RUNNING. Or DIVING. Or LIFEGUARD ON DUTY. Just simple, quiet sex.
Pushing his mouth on your neck. Pulling the fabric of your swimsuit
toward your thigh. Feeling him move against your knuckles in the
water. This is the kind of man you do, but donít really love. The
kind of man you can press into the edge of a swimming pool and ask
to look up at a sign. Scraping him against the cement and saying,
Arenít you glad it doesnít say NO FUCKING?
Sometimes, itís easier to give a
man the outside. The skin your mother gave you that you used to
hate. The breasts that stay silent in his hands. Never mentioning
the afternoons spent on a muddy median. Wishing someone, anyone,
would stop their car. Never telling him your father didnít need the
surgery, but a doctor had thought it might help. When a manís hand
is on your stomach, he never has to know about the silly trick life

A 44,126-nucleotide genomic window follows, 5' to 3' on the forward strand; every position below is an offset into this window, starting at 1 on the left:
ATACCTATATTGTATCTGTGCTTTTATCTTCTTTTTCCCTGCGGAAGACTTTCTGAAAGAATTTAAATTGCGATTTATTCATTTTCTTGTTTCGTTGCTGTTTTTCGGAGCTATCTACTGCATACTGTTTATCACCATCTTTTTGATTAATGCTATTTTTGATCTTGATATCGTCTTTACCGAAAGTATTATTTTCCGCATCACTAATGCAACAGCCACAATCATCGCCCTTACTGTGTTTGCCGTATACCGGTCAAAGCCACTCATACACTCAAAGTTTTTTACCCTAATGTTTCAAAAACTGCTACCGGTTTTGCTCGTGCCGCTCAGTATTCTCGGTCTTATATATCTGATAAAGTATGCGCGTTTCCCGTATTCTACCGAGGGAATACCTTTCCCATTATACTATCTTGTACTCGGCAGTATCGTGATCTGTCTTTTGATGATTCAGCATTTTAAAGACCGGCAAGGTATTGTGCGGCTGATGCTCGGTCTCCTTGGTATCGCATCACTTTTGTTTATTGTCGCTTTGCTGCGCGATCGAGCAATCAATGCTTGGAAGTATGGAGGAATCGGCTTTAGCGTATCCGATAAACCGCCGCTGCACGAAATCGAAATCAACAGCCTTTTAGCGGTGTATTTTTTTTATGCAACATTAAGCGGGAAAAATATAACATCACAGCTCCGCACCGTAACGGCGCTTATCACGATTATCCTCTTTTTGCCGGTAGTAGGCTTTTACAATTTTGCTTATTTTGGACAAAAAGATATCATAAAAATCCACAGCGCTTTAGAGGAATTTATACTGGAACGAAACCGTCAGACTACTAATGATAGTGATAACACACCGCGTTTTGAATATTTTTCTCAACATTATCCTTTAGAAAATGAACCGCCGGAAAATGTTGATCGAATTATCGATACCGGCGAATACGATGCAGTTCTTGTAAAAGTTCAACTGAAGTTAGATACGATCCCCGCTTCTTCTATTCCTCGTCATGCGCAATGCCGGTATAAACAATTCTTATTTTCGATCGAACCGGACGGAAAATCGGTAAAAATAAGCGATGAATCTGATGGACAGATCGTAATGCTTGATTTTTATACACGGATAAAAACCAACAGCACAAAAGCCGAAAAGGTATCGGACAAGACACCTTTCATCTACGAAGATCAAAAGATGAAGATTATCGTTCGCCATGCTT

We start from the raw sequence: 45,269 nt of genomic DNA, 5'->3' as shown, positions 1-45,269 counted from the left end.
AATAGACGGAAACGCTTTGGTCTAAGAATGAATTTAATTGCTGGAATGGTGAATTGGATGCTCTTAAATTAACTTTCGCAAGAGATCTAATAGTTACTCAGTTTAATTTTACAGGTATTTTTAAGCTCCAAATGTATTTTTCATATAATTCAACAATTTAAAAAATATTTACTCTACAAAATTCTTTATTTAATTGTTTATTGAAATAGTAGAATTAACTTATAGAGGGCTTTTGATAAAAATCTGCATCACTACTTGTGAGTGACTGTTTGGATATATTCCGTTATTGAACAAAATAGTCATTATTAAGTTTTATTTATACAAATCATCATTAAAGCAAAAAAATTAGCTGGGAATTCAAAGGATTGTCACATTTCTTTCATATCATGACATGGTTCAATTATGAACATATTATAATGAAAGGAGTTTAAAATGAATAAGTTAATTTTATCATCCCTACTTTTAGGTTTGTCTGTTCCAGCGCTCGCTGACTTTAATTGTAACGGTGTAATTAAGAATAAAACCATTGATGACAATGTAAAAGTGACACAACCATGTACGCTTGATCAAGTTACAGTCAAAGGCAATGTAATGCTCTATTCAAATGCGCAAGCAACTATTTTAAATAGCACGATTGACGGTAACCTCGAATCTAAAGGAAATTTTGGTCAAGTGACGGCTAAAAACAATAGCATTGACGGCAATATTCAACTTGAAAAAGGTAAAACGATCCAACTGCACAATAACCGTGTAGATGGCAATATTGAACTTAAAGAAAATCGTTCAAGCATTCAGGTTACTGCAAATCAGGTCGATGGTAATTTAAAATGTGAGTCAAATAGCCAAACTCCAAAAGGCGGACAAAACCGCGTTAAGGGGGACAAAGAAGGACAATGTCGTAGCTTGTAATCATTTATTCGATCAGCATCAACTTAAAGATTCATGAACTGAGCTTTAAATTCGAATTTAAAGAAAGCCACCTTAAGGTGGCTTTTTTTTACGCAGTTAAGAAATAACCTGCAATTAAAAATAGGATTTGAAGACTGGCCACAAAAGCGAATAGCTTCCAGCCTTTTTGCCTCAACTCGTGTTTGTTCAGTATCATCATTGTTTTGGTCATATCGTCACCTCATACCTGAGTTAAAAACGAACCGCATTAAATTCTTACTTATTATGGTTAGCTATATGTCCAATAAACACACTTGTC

played on you. That your mother left the hospital thinking,
It was just a broken bone.
Today, Iím driving to Arizona. Iím thinking
about a bumper sticker on the first car I remember my mother owning.
If a rock falls in the
Grand Canyon, does a geologist hear it? Sometimes, I
wonder if Iíve heard my father. In a dentistís waiting room, I read
that babies react to sound before theyíre born. I think that for one
month, I might have heard my fatherís voice. But because I canít
remember, I imagine my mother and father on the edge of the
Grand Canyon. Wearing cotton shorts and dusty leather
Sara McKinnon received her MFA
from Ohio State University. Her work has appeared or is forthcoming
in Fugue, Gulf Coast, The Iowa Review, The
Los Angeles Review, New Ohio Review, The New York
Quarterly, Quarter After Eight, and Quarterly West.